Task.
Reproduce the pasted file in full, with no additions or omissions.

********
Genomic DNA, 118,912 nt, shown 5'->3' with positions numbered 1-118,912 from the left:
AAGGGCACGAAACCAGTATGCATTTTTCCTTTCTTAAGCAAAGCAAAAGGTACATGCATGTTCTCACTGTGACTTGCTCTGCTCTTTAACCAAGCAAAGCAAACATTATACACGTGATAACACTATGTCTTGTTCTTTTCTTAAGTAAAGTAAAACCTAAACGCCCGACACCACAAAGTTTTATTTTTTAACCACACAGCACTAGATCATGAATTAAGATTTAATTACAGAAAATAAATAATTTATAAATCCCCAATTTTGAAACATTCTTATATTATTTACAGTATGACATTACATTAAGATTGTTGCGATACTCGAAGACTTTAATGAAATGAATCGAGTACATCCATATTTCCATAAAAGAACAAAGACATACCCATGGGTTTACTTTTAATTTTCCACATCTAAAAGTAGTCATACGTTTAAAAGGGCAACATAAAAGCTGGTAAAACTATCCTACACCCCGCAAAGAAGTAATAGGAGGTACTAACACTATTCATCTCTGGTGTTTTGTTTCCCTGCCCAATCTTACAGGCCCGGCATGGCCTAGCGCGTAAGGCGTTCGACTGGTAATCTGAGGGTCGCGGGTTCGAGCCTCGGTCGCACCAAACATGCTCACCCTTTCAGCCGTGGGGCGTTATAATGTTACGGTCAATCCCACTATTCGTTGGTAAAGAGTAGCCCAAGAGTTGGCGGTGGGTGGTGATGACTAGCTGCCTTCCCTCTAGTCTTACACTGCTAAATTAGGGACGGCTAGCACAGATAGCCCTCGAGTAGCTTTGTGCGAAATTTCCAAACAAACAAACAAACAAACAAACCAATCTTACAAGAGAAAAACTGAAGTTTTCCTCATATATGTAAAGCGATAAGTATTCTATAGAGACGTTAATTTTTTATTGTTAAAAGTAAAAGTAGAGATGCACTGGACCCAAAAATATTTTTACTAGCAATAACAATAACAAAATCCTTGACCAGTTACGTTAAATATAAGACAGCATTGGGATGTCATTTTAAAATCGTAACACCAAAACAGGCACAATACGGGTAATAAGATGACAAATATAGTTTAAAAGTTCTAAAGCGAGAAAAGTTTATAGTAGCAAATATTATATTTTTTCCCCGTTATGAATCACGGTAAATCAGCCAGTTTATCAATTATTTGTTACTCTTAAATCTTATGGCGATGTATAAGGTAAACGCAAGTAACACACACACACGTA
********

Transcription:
Genomic DNA, 118,912 nt, shown 5'->3' with positions numbered 1-118,912 from the left:
AAGGGCACGAAACCAGTATGCATTTTTCCTTTCTTAAGCAAAGCAAAAGGTACATGCATGTTCTCACTGTGACTTGCTCTGCTCTTTAACCAAGCAAAGCAAACATTATACACGTGATAACACTATGTCTTGTTCTTTTCTTAAGTAAAGTAAAACCTAAACGCCCGACACCACAAAGTTTTATTTTTTAACCACACAGCACTAGATCATGAATTAAGATTTAATTACAGAAAATAAATAATTTATAAATCCCCAATTTTGAAACATTCTTATATTATTTACAGTATGACATTACATTAAGATTGTTGCGATACTCGAAGACTTTAATGAAATGAATCGAGTACATCCATATTTCCATAAAAGAACAAAGACATACCCATGGGTTTACTTTTAATTTTCCACATCTAAAAGTAGTCATACGTTTAAAAGGGCAACATAAAAGCTGGTAAAACTATCCTACACCCCGCAAAGAAGTAATAGGAGGTACTAACACTATTCATCTCTGGTGTTTTGTTTCCCTGCCCAATCTTACAGGCCCGGCATGGCCTAGCGCGTAAGGCGTTCGACTGGTAATCTGAGGGTCGCGGGTTCGAGCCTCGGTCGCACCAAACATGCTCACCCTTTCAGCCGTGGGGCGTTATAATGTTACGGTCAATCCCACTATTCGTTGGTAAAGAGTAGCCCAAGAGTTGGCGGTGGGTGGTGATGACTAGCTGCCTTCCCTCTAGTCTTACACTGCTAAATTAGGGACGGCTAGCACAGATAGCCCTCGAGTAGCTTTGTGCGAAATTTCCAAACAAACAAACAAACAAACAAACCAATCTTACAAGAGAAAAACTGAAGTTTTCCTCATATATGTAAAGCGATAAGTATTCTATAGAGACGTTAATTTTTTATTGTTAAAAGTAAAAGTAGAGATGCACTGGACCCAAAAATATTTTTACTAGCAATAACAATAACAAAATCCTTGACCAGTTACGTTAAATATAAGACAGCATTGGGATGTCATTTTAAAATCGTAACACCAAAACAGGCACAATACGGGTAATAAGATGACAAATATAGTTTAAAAGTTCTAAAGCGAGAAAAGTTTATAGTAGCAAATATTATATTTTTTCCCCGTTATGAATCACGGTAAATCAGCCAGTTTATCAATTATTTGTTACTCTTAAATCTTATGGCGATGTATAAGGTAAACGCAAGTAACACACACACACGTA